Remnant population dynamics in the facultative biennial Carum carvi in fragmented semi-natural grasslands
2009 (English)In: Population Ecology, Vol. 51, 197-208 p.Article in journal (Refereed) Published
Transition matrix models were used to examine population dynamics in the facultative biennial Carum carvi L. in semi-natural grasslands, specifically to assess what life cycle stages that are important for population development and to evaluate effects of environmental stochasticity on population persistence and, hence, the ability to develop remnant populations.
The demographic studies were conducted over a four year period in three moderately grazed grasslands that differed in onset and duration of grazing. Experimental seed sowing was also conducted in disturbed and undisturbed plots in the populations. Deterministic and stochastic models yielded overall negative population growth (λ < 1) for the populations. λ was sensitive to transitions in the most frequent vegetative stage classes. Elasticity analysis indicated that a large proportion of population growth could be ascribed to stasis of individuals in the largest vegetative stage class. LTREs showed that also progression to larger stage classes was important in explaining between-population variation in λ. The expected time to extinction was in the order of several decades for the study populations. Seed sowing indicated that seedling establishment was limited by both seed and micro-site availability. The populations of C. carvi seem to be able to persist for a rather long time in moderately grazed semi-natural grasslands, even in cases where populations are destined to go extinct. The results thus indicate that “biennials” are able to maintain remnant populations in managed semi-natural grasslands.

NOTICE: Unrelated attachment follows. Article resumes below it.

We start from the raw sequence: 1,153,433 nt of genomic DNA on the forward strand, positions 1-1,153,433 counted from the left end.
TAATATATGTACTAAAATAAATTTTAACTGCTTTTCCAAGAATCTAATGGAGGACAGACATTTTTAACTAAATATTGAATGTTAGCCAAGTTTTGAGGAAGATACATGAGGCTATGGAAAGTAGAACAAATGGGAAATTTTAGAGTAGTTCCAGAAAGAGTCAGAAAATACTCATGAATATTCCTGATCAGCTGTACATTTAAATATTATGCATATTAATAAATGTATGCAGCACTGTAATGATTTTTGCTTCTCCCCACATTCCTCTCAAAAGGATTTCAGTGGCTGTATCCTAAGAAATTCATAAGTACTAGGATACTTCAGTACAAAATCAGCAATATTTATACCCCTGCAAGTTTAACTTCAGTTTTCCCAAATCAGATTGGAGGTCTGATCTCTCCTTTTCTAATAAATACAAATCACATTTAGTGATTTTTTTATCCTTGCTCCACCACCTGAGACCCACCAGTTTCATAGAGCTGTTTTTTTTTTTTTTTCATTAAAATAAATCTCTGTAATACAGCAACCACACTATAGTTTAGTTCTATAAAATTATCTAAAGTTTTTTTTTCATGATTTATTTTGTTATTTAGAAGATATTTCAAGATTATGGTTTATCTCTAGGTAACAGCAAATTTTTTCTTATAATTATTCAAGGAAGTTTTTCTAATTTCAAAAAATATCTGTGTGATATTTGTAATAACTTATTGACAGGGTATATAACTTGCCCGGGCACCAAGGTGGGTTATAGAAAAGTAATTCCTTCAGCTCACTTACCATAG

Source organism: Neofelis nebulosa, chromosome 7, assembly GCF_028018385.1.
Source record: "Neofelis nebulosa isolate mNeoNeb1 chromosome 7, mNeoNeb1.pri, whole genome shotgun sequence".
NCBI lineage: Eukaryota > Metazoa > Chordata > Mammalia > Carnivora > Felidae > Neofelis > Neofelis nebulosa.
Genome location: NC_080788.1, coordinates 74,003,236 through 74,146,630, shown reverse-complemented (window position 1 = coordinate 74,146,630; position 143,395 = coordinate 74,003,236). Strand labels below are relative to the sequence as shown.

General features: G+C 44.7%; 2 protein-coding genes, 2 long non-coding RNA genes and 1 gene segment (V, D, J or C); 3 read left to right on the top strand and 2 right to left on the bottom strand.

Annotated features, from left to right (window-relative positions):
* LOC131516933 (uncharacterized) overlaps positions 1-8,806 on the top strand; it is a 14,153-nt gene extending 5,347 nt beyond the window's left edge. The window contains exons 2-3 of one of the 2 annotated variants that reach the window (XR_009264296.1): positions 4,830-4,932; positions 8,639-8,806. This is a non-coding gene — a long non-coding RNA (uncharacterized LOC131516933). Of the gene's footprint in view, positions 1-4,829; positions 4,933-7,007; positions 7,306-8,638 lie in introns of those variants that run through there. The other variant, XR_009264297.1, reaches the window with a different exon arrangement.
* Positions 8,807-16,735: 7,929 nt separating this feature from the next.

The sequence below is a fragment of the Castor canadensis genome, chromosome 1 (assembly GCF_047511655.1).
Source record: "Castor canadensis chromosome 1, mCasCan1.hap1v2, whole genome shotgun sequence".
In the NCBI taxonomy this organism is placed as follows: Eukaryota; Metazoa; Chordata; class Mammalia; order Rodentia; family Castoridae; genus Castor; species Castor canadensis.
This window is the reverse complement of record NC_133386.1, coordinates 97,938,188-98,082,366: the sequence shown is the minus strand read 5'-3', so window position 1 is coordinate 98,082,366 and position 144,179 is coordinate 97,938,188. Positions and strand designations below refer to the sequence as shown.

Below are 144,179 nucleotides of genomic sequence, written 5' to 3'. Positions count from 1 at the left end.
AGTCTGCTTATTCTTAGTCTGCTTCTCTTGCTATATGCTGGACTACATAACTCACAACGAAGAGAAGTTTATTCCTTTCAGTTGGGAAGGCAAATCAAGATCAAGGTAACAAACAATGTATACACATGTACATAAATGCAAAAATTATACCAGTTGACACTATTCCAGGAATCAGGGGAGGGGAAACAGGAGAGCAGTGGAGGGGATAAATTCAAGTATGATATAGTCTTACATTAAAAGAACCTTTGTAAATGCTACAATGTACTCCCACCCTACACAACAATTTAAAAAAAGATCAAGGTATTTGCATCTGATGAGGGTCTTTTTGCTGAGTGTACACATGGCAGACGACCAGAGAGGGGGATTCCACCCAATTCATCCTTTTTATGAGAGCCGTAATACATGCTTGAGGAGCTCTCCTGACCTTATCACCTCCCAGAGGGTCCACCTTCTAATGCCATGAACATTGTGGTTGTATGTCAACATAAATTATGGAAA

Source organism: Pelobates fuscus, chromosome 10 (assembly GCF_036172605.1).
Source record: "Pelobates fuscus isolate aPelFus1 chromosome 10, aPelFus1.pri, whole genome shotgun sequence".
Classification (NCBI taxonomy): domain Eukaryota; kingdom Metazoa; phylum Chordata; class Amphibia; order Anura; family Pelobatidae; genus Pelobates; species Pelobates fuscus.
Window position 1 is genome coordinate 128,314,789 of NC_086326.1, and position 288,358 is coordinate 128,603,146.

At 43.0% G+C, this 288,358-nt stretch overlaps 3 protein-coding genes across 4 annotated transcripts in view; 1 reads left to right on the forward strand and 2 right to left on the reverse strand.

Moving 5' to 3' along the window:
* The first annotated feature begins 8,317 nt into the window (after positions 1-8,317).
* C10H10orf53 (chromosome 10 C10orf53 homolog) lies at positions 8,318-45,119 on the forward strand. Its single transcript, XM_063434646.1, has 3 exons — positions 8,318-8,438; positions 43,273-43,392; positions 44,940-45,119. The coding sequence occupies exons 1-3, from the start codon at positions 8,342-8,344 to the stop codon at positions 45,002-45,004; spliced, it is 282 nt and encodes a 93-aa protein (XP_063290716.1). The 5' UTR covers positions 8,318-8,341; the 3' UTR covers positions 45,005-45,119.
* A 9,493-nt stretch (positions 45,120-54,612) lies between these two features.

Place, publisher, year, edition, pages
2009. Vol. 51, 197-208 p.
Demography • Elasticity • LTREs • Matrix models • Short-lived monocarp • Sweden
IdentifiersURN: urn:nbn:se:su:diva-15173DOI: doi:10.1007/s10144-008-0096-2ISI: 000261986700021OAI: oai:DiVA.org:su-15173DiVA: diva2:181693